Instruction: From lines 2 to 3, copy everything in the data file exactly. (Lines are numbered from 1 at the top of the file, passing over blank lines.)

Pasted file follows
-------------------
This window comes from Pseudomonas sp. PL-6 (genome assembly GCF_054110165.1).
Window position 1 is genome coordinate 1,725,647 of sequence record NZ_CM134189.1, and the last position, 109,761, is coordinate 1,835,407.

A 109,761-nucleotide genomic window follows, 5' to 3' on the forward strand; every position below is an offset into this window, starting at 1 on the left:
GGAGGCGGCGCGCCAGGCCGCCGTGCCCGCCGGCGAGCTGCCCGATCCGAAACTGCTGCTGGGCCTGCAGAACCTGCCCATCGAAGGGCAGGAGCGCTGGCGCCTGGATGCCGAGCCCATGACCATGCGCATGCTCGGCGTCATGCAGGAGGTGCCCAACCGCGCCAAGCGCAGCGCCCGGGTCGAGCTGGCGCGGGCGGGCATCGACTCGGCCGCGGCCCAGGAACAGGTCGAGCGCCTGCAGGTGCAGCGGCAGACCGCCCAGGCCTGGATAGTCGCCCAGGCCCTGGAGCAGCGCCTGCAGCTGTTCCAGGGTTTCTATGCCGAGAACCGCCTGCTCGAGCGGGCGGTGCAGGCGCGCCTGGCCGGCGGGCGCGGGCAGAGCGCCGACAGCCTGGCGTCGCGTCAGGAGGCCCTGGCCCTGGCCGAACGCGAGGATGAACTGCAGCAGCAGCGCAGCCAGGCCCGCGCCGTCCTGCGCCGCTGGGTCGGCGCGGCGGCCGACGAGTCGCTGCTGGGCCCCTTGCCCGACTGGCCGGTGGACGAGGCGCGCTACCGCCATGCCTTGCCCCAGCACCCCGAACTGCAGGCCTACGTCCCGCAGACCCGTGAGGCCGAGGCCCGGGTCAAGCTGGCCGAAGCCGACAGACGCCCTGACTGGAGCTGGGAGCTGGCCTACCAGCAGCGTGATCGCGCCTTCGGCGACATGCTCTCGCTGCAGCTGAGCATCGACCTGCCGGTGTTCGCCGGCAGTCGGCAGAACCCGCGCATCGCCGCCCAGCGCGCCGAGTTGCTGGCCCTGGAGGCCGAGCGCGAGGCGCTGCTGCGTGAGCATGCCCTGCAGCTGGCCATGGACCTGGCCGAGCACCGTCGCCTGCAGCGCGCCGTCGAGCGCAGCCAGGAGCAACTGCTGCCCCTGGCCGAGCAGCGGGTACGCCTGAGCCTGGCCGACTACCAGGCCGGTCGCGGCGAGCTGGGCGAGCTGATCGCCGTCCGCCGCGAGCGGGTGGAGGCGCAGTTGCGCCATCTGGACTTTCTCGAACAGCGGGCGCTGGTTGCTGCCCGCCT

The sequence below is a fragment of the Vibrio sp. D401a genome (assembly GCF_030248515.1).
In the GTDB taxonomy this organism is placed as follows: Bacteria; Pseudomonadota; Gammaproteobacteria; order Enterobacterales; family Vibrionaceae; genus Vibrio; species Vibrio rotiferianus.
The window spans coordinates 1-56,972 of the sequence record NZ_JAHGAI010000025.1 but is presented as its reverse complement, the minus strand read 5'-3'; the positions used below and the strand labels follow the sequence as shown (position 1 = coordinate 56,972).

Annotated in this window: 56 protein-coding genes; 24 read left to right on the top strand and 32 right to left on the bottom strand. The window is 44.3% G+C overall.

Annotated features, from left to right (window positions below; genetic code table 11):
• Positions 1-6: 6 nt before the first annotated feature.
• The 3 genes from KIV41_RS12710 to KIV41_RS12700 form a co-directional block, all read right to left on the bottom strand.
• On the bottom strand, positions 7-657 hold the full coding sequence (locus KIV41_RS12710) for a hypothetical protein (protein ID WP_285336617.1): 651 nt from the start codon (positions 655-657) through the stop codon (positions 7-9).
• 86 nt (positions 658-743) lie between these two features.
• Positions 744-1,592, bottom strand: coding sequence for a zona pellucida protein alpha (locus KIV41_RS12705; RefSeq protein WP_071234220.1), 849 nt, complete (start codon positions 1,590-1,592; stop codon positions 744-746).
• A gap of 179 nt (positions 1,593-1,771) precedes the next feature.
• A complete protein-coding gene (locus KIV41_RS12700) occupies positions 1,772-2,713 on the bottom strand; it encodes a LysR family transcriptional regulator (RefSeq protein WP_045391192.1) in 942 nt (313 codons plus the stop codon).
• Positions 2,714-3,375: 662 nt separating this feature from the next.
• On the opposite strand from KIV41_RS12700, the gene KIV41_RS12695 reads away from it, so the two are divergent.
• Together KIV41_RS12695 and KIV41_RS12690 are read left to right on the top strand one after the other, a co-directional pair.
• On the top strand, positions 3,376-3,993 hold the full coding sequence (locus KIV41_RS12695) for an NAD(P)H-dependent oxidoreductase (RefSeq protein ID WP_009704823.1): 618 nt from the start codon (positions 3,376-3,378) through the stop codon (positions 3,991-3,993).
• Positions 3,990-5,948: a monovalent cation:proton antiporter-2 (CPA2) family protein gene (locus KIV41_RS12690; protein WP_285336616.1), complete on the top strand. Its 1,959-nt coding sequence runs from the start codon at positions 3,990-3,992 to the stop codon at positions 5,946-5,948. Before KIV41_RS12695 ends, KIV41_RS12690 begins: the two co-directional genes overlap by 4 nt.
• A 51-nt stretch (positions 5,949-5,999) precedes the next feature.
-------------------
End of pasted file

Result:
Window position 1 is genome coordinate 1,725,647 of sequence record NZ_CM134189.1, and the last position, 109,761, is coordinate 1,835,407.

A 109,761-nucleotide genomic window follows, 5' to 3' on the forward strand; every position below is an offset into this window, starting at 1 on the left: